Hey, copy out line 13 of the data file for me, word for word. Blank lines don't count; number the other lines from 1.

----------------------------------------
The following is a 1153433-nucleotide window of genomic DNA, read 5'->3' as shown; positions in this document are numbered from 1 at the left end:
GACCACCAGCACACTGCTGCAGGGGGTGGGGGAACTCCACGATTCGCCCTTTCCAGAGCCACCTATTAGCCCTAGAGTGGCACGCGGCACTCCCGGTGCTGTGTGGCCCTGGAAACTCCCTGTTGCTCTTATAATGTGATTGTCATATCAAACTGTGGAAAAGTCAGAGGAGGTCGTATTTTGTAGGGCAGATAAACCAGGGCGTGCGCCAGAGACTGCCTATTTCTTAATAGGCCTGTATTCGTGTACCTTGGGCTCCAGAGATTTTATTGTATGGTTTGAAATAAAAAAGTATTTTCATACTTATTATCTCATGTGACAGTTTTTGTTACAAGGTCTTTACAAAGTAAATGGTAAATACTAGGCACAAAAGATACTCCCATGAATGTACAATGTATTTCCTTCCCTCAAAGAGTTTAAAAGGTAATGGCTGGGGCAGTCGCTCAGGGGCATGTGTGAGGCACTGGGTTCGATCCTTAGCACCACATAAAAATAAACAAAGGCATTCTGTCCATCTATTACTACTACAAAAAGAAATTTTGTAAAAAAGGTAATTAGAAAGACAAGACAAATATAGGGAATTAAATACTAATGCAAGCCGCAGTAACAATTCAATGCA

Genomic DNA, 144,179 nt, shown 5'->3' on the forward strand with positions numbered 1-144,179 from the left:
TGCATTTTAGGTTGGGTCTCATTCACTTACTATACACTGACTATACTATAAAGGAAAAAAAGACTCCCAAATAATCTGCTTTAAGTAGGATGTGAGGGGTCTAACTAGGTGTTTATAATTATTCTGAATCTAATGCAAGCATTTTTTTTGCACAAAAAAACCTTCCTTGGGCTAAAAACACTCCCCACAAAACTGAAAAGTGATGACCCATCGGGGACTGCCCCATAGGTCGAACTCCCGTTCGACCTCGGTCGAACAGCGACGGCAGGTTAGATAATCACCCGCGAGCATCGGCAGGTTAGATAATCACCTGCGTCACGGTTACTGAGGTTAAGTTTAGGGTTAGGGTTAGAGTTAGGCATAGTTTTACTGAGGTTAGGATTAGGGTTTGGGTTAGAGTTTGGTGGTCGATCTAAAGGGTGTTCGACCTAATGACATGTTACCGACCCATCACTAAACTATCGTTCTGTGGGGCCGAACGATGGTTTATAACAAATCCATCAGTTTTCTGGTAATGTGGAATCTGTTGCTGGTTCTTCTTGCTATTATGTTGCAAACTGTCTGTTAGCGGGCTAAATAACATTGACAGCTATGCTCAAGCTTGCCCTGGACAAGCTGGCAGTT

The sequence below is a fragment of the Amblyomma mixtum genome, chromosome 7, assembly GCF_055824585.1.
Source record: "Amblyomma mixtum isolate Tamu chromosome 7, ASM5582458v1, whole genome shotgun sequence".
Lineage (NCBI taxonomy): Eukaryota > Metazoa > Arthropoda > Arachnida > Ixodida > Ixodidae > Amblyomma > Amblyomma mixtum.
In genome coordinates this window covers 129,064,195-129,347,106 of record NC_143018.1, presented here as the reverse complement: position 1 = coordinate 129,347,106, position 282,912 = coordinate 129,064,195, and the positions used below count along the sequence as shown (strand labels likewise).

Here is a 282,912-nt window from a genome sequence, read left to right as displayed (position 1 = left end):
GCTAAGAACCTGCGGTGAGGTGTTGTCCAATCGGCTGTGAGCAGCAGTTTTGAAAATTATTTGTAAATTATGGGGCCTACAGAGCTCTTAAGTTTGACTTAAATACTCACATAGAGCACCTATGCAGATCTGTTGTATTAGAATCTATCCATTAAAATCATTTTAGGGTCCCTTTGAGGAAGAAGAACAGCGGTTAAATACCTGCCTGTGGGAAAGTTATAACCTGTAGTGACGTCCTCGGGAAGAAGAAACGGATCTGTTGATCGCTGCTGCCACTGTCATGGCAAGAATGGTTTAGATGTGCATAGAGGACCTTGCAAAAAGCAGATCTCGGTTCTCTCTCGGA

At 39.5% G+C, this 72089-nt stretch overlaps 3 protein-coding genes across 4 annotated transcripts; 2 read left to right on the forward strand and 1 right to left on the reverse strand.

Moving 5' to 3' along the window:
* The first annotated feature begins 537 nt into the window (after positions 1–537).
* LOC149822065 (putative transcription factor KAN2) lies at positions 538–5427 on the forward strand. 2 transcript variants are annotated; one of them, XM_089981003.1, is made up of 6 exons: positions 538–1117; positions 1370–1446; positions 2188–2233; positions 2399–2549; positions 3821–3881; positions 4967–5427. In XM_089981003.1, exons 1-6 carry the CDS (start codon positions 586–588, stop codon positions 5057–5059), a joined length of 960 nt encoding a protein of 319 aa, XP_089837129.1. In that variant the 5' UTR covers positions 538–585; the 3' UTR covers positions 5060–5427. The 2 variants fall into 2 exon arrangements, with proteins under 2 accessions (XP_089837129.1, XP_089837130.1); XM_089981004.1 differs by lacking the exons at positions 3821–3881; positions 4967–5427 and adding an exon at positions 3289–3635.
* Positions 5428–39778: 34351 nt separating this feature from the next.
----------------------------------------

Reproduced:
* The first annotated feature begins 537 nt into the window (after positions 1–537).